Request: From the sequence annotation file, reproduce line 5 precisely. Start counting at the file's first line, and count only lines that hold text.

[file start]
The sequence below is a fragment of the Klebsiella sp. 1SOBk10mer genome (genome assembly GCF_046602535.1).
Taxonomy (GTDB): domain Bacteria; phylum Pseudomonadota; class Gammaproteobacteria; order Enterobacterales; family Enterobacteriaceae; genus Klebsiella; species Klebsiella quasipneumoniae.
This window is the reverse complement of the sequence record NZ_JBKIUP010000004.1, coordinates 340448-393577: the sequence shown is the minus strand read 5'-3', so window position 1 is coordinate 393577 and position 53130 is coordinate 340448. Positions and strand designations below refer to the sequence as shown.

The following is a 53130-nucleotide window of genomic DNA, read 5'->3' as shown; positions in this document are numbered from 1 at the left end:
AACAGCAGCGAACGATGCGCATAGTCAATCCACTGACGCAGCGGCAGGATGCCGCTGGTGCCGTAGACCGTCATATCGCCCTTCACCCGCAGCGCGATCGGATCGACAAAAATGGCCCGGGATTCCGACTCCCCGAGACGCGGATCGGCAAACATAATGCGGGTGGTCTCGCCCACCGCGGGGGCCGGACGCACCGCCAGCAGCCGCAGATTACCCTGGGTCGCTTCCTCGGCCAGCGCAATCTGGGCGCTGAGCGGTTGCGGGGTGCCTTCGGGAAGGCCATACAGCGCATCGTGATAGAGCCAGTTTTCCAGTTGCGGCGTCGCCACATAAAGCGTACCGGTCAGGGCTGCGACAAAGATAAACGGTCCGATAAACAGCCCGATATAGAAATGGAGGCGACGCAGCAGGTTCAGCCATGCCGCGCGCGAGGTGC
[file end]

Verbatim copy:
AACAGCAGCGAACGATGCGCATAGTCAATCCACTGACGCAGCGGCAGGATGCCGCTGGTGCCGTAGACCGTCATATCGCCCTTCACCCGCAGCGCGATCGGATCGACAAAAATGGCCCGGGATTCCGACTCCCCGAGACGCGGATCGGCAAACATAATGCGGGTGGTCTCGCCCACCGCGGGGGCCGGACGCACCGCCAGCAGCCGCAGATTACCCTGGGTCGCTTCCTCGGCCAGCGCAATCTGGGCGCTGAGCGGTTGCGGGGTGCCTTCGGGAAGGCCATACAGCGCATCGTGATAGAGCCAGTTTTCCAGTTGCGGCGTCGCCACATAAAGCGTACCGGTCAGGGCTGCGACAAAGATAAACGGTCCGATAAACAGCCCGATATAGAAATGGAGGCGACGCAGCAGGTTCAGCCATGCCGCGCGCGAGGTGC